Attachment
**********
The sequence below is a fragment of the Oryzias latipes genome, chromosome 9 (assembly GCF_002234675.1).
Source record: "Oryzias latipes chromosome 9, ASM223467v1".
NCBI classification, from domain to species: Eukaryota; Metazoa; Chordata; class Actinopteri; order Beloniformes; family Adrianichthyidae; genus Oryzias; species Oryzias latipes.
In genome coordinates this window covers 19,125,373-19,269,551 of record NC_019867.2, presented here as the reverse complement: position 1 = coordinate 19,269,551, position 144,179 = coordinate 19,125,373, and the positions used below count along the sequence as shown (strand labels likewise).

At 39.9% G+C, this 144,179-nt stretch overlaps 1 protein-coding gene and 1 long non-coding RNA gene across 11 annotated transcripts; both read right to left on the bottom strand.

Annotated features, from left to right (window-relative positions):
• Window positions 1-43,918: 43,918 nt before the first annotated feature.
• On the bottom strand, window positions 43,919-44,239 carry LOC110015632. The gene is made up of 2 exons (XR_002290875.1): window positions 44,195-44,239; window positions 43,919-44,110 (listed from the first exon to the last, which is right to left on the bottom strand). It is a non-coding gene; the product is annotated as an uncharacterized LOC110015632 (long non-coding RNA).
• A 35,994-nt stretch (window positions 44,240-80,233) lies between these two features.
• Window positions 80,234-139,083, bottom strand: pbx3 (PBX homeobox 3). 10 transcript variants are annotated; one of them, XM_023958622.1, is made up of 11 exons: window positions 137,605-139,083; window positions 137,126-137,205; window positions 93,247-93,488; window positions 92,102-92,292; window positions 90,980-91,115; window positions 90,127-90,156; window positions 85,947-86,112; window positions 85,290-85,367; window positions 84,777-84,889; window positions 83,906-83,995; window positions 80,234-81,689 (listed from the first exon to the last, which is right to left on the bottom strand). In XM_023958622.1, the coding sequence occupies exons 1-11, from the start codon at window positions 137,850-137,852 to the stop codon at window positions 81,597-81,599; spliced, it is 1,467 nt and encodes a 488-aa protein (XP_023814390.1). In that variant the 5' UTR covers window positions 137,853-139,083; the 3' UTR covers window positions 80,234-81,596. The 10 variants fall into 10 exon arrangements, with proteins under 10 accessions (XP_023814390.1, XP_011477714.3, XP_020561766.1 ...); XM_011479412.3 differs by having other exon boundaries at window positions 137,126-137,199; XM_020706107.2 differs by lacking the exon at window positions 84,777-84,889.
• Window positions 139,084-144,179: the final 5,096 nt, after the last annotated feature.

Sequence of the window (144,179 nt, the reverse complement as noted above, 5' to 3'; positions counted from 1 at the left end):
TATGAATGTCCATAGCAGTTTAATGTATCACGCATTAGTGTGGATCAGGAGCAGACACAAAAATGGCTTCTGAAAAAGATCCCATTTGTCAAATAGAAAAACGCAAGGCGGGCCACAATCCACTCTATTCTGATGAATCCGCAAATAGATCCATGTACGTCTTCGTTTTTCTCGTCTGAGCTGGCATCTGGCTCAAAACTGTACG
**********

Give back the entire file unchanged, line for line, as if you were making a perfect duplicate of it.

The sequence below is a fragment of the Oryzias latipes genome, chromosome 9 (assembly GCF_002234675.1).
Source record: "Oryzias latipes chromosome 9, ASM223467v1".
NCBI classification, from domain to species: Eukaryota; Metazoa; Chordata; class Actinopteri; order Beloniformes; family Adrianichthyidae; genus Oryzias; species Oryzias latipes.
In genome coordinates this window covers 19,125,373-19,269,551 of record NC_019867.2, presented here as the reverse complement: position 1 = coordinate 19,269,551, position 144,179 = coordinate 19,125,373, and the positions used below count along the sequence as shown (strand labels likewise).

At 39.9% G+C, this 144,179-nt stretch overlaps 1 protein-coding gene and 1 long non-coding RNA gene across 11 annotated transcripts; both read right to left on the bottom strand.

Annotated features, from left to right (window-relative positions):
• Window positions 1-43,918: 43,918 nt before the first annotated feature.
• On the bottom strand, window positions 43,919-44,239 carry LOC110015632. The gene is made up of 2 exons (XR_002290875.1): window positions 44,195-44,239; window positions 43,919-44,110 (listed from the first exon to the last, which is right to left on the bottom strand). It is a non-coding gene; the product is annotated as an uncharacterized LOC110015632 (long non-coding RNA).
• A 35,994-nt stretch (window positions 44,240-80,233) lies between these two features.
• Window positions 80,234-139,083, bottom strand: pbx3 (PBX homeobox 3). 10 transcript variants are annotated; one of them, XM_023958622.1, is made up of 11 exons: window positions 137,605-139,083; window positions 137,126-137,205; window positions 93,247-93,488; window positions 92,102-92,292; window positions 90,980-91,115; window positions 90,127-90,156; window positions 85,947-86,112; window positions 85,290-85,367; window positions 84,777-84,889; window positions 83,906-83,995; window positions 80,234-81,689 (listed from the first exon to the last, which is right to left on the bottom strand). In XM_023958622.1, the coding sequence occupies exons 1-11, from the start codon at window positions 137,850-137,852 to the stop codon at window positions 81,597-81,599; spliced, it is 1,467 nt and encodes a 488-aa protein (XP_023814390.1). In that variant the 5' UTR covers window positions 137,853-139,083; the 3' UTR covers window positions 80,234-81,596. The 10 variants fall into 10 exon arrangements, with proteins under 10 accessions (XP_023814390.1, XP_011477714.3, XP_020561766.1 ...); XM_011479412.3 differs by having other exon boundaries at window positions 137,126-137,199; XM_020706107.2 differs by lacking the exon at window positions 84,777-84,889.
• Window positions 139,084-144,179: the final 5,096 nt, after the last annotated feature.

Sequence of the window (144,179 nt, the reverse complement as noted above, 5' to 3'; positions counted from 1 at the left end):
TATGAATGTCCATAGCAGTTTAATGTATCACGCATTAGTGTGGATCAGGAGCAGACACAAAAATGGCTTCTGAAAAAGATCCCATTTGTCAAATAGAAAAACGCAAGGCGGGCCACAATCCACTCTATTCTGATGAATCCGCAAATAGATCCATGTACGTCTTCGTTTTTCTCGTCTGAGCTGGCATCTGGCTCAAAACTGTACG